Politics in Minnesota reports that a group of MN corporations are suing to extend that ruling by allowing direct corporate donations to candidates and by weakening disclosure rules for campaign donations.
“If they are successful in their lawsuit, corporations would be free to give to whoever they wanted, including candidates themselves, without us knowing what that they are giving,” Schultz said.
Who is Shirley Sherrod? The latest target of the right-wing media pundits is a plain-spoken black woman who lost her USDA job because of a deceptive snippet of video aired by Andrew Breitbach and his buddies.
When Breitbart first posted the deceptively edited and described two-minute video, part of a longer speech by Sherrod to a NAACP dinner, he charged that “Sherrod describes how she racially discriminates against a white farmer.”
In the full speech, Sherrod describes referring a white farmer to a white lawyer, and then discovering that the lawyer failed to help the farmer. She stepped back in, fought hard for the white farmer, and staved off bankruptcy. Today, the farmer’s wife calls Sherrod a “friend for life,” and credits her with saving their family farm from foreclosure. Sherrod said in her NAACP speech:
But working with him made me see that it’s really about those who have versus those who don’t, you know, and they could be black, they could be white, they could be Hispanic. And it made me realize then that I needed to work to help poor people, those who don’t have access the way others have.
The New York Times summarizes in a blog post:
The 43-minute tape of Ms. Sherrod’s speech released by the N.A.A.C.P. shows that she began the story of what she had learned from dealing with the white farmer by talking about how she had decided to stay in the Georgia and “work for change” the night that her father was killed by a white man who was never punished for the crime.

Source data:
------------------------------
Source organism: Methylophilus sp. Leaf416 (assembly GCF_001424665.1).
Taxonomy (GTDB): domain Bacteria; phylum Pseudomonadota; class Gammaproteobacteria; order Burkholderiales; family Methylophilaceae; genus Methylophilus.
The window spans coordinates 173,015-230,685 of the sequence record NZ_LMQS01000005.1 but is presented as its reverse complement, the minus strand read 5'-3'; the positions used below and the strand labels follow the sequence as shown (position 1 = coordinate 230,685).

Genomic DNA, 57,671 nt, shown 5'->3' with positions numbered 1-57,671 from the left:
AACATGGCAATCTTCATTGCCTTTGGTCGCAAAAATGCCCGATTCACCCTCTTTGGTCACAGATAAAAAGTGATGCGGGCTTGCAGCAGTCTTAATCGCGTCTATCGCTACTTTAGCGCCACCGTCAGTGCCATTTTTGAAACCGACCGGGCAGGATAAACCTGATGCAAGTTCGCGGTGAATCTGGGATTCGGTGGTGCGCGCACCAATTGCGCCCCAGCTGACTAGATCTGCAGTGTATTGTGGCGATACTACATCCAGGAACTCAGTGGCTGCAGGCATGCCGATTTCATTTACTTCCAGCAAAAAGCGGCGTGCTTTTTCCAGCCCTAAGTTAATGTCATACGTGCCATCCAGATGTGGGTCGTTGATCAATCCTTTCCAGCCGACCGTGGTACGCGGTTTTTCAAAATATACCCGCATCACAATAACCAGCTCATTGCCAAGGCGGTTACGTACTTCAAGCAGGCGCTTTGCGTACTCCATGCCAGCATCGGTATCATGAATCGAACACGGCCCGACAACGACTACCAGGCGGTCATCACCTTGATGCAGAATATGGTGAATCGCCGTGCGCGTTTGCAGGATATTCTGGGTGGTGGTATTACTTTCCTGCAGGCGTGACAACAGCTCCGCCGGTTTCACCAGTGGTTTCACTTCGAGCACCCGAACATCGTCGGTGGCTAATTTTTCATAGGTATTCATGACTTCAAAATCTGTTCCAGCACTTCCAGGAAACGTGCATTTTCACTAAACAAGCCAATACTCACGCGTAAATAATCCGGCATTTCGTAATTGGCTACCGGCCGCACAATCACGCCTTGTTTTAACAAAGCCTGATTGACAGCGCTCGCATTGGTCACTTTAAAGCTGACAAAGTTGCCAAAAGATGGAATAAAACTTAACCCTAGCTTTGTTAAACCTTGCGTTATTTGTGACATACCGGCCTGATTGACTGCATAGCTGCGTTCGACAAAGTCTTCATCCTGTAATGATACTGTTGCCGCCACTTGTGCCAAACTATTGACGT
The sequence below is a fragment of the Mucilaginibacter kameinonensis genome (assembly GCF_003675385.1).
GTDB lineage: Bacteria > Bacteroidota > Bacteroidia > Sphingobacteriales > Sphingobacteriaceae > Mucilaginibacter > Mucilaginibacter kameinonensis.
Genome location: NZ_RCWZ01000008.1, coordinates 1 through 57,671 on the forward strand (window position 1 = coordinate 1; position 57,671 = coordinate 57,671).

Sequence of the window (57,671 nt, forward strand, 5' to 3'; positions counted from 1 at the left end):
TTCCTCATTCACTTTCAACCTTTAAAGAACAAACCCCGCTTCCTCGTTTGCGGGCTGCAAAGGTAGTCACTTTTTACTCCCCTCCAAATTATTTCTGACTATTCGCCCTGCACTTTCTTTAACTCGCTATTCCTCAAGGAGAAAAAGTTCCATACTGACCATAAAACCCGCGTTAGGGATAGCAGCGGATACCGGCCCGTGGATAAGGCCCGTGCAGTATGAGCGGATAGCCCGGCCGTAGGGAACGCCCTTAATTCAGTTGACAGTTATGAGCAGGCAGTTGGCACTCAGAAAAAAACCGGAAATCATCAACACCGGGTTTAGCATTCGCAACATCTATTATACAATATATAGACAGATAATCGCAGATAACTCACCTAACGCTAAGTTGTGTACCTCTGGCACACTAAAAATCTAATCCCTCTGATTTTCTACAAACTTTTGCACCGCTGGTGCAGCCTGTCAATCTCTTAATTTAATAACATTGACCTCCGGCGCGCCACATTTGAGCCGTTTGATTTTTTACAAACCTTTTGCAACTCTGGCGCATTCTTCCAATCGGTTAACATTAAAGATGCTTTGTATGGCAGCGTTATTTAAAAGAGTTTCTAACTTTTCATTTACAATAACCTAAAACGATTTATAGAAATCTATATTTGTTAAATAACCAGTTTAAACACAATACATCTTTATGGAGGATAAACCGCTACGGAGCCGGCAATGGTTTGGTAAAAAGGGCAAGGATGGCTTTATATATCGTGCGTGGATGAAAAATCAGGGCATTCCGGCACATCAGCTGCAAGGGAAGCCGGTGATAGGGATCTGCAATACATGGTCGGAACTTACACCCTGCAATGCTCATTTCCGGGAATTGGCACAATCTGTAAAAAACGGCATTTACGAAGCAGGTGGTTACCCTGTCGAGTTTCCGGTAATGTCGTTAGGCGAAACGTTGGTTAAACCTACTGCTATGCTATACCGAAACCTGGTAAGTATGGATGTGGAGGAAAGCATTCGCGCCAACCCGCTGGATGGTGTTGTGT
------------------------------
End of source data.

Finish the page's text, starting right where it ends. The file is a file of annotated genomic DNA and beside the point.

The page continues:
After their knee-jerk reactions to Breitbart’s race-baiting, the NAACP, Agriculture Secretary Tom Vilsack and the White House all apologized to Shirley Sherrod. Vilsack offered her re-employment in the USDA, and she’s considering the offer.
Speaking on CNN, Sherrod explained her take on the episode – “being so afraid of the machine that the right has put out there, that’s what driving this.” While conservatives initially lauded Breitbart, they quickly backed away when the full story emerged. Then, explains David Frum in The Week:
But you’ll never guess who emerged as the villains of the story in this second-day conservative react. Not Andrew Breitbart, the distributor of a falsified tape. No, the villains were President Obama and the NAACP for believing Breitbart’s falsehood.
Breitbart went almost universally unmentioned.
And then there’s the larger back story of USDA discrimination against black farmers for generations. In a longer, analytical article, TPM Muckraker puts that in context, noting that Sherrod is “uniquely positioned to understand the historical challenges faced by the USDA.”